Building a Balancer Herd
Larry Eaton finds the breed to have good maternal traits, solid confirmation
Wisdom comes from many sources. These include childhood experiences, adult experiences often produced through trial and error, reading to keep up with the latest advancements, and finally selecting those advancements that adapt to a particular lifestyle or operation.
Larry Eaton of Sulphur Springs, Ark., takes advantage of all of those sources of wisdom. From his father he learned that taking good care of cattle is the key to the success of a commercial herd. Among many other things, he taught himself through trial and error how to build a good pond.
In addition, he is constantly reading about advancements, such as DNA testing and chooses from the available sources what fits his operation. An example is he learned that AI is not best for his operation because he runs it by himself and the process is too time consuming. Through reading followed by studied application, Larry also discovered the best breed for him was the Balancer, a cross of Gelbvieh and Angus.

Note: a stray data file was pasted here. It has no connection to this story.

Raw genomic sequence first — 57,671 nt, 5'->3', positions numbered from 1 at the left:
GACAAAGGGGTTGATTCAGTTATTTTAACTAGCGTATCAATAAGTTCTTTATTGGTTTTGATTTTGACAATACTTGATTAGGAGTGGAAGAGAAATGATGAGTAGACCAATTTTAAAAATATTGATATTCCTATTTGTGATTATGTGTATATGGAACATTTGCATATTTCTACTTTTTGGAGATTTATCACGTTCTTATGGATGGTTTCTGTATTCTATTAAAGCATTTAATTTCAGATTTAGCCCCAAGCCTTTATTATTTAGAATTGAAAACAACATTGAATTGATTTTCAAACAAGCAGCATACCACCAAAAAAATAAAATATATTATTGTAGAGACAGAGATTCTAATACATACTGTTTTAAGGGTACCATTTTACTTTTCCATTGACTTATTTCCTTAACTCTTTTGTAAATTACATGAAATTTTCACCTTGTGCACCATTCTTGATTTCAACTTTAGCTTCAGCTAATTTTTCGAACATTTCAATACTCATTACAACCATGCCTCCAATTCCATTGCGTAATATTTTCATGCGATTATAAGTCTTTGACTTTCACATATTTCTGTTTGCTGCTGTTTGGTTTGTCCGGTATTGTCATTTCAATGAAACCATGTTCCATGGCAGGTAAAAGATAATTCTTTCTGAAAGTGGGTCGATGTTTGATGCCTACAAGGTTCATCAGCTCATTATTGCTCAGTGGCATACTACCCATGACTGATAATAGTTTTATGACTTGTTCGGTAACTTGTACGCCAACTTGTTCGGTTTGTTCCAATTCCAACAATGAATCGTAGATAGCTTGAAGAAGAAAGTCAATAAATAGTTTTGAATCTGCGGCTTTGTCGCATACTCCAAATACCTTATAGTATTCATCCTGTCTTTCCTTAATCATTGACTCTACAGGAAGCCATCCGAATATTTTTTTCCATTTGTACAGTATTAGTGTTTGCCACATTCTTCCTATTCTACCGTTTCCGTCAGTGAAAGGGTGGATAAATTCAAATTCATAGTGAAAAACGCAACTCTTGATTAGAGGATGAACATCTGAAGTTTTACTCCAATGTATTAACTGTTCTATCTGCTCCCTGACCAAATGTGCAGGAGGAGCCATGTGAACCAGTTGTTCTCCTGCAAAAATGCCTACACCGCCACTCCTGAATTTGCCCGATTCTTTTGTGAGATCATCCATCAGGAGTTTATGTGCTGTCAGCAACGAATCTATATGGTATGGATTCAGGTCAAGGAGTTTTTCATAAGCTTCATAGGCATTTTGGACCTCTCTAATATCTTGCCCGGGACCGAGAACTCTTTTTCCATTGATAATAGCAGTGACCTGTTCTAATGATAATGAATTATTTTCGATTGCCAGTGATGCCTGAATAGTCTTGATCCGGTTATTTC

Until his retirement in 2011, Larry worked as a machinist and his wife Sue worked in the Walmart corporate offices. The couple has raised cattle since 1980 when they purchased their first 73 acres and built their home, later adding a shop, hay barn, equipment storage and four sets of cattle pens.
They celebrated their 50th wedding anniversary in 2017 and have lives full of family with three daughters and eight grandchildren. Two of the daughters, Debbie and Kelly, are teachers while Tammy is a personal trainer.
Sue, who retired five years ago, does office work in her spare time, but spends most of her days happily providing daily care for 2-year-old grandson Baxter while Kelly teaches in Decatur.
“Even though my involvement with the cattle is minimal, I deeply appreciate living in the country because it is so peaceful in addition to providing a perfect place to care for Baxter,” Sue said.
“My future plan was to have something to do, and I think I have more than accomplished that by running this farm by myself,” Larry said. “Nonetheless, I always save time for pheasant hunting in South Dakota and quail hunting in Kansas.”